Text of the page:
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Respondent makes three additional arguments that I do not address.  First, it contends that as an agency of Texas’ state government its activities lie beyond the reach of HIPAA.  It argues that it is not a “person” as is defined by HIPAA.  Respondent brief at 21-26.  Respondent concedes that it is a “person” within the meaning of the regulatory definition of that term at 45 C.F.R. § 160.103.  Respondent asserts that the regulation’s definition of a “person” exceeds the statutory definition of that term.

Effectively, Respondent’s argument is that the regulations published by the Secretary of the United States Department of Health and Human Services (“Secretary”) are ultra vires HIPAA because they unlawfully broaden the statute’s definition of “person” to include an agency of a state government.  I have no authority to address this argument.  My authority to hear and decide this case rests entirely on a delegation from the Secretary.  Nothing in that delegation authorizes me to find that the Secretary’s regulations are ultra viresSee 45 C.F.R. § 160.508.  Consequently, I must apply those regulations to the facts of this case.

Second, Respondent argues that OCR ignored statutory caps on civil money penalties in determining the penalties that it requests that I impose.  Respondent brief at 50-53.  It contends that HIPAA, as amended, allows at most, penalties of $100,000 per year, and it contends that regulations that allow higher penalties than this asserted $100,000 annual ceiling constitute a misinterpretation of the statute.  See 45 C.F.R. § 160.404.

This argument is a second attempt by Respondent to have me declare regulations to be ultra vires.  I have no authority to consider this argument for the reasons that I have explained.  Respondent argues, however, that I have the authority to reduce civil money penalties, citing 45 C.F.R. § 160.546(b).  It asserts that I should reduce the proposed penalties to amounts at or below the asserted statutory cap because doing so would adhere to statutory limitations.  I may not do that, first, because to do so would constitute an end run around the Secretary’s intent as expressed in the regulations and second, because in evaluating civil money penalty amounts I must limit my review to the aggravating and mitigating factors set forth at 45 C.F.R. § 160.408.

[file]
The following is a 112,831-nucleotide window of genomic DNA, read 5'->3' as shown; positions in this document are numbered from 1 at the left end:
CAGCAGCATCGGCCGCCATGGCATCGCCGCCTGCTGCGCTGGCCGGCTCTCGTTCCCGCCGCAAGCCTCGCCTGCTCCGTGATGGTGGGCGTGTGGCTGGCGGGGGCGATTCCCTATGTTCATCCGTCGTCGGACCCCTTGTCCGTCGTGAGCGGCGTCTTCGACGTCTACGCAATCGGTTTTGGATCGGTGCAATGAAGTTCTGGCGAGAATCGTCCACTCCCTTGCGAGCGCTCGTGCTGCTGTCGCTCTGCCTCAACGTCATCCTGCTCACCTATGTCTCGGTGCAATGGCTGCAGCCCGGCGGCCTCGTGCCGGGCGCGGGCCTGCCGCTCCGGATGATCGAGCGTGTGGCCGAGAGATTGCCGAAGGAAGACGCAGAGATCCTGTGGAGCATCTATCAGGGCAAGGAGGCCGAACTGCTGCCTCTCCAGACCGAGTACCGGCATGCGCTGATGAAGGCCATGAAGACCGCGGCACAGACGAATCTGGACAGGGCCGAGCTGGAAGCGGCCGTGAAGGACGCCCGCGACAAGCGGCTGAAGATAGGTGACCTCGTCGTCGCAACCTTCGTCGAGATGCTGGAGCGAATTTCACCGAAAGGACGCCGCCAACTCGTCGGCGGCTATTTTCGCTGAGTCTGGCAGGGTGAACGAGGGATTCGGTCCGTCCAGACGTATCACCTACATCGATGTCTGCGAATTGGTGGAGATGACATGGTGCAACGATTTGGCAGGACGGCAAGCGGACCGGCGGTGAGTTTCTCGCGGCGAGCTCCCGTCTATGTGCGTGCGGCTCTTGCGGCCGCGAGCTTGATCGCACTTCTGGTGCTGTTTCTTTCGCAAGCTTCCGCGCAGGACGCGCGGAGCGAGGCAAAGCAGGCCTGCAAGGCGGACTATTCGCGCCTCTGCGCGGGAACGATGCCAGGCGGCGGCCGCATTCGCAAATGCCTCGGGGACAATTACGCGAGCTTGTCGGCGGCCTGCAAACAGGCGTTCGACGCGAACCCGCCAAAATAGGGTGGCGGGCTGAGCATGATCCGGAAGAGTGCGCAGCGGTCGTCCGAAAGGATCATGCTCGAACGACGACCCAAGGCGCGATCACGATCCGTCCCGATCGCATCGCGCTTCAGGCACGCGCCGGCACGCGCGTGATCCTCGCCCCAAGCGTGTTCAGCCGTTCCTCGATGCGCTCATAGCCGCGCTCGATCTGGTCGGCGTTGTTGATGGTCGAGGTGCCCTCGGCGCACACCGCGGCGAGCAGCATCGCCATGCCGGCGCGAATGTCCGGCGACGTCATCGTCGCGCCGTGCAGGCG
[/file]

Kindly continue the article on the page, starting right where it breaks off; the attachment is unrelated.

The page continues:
Third, Respondent asserts that the civil money penalties proposed by OCR violate the excessive fines provision of the Eighth Amendment of the United States Constitution, and it asks me to declare those proposed penalties to be arbitrary and unconstitutional.  Respondent brief at 58-62.  I do not address this argument because my delegated authority does not include the authority to declare unconstitutional proposed actions by agencies of this Department.

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Respondent, professing to recognize the limits of my authority, asserts that I should apply the principles embodied in the Eighth Amendment to the facts of this case even if I do not declare the proposed penalties to be unconstitutional.  That is yet another effort by Respondent to have me exceed my limited authority.  I decide the reasonableness of the penalty amounts strictly based on the criteria set forth in the applicable regulations.

B. Findings of Fact and Conclusions of Law

1. Respondent’s Noncompliance with Regulatory Requirements

The Secretary published regulations that implement those sections of HIPAA that require him to promulgate standards for the electronic exchange, privacy, and security of health information.  These regulations are set forth at 45 C.F.R. pt. 160 and 45 C.F.R. pt. 164, subpts. A, C, D, and E.  In general entities that are covered by these regulations are required to:  ensure the confidentiality, integrity, and availability of all ePHI that the entities create, receive, maintain, or transmit; protect such information against any reasonably anticipated threats or hazards to its security; protect ePHI against any reasonably anticipated impermissible uses and disclosures; and ensure compliance with these requirements by their workforces.  45 C.F.R. § 164.306(a).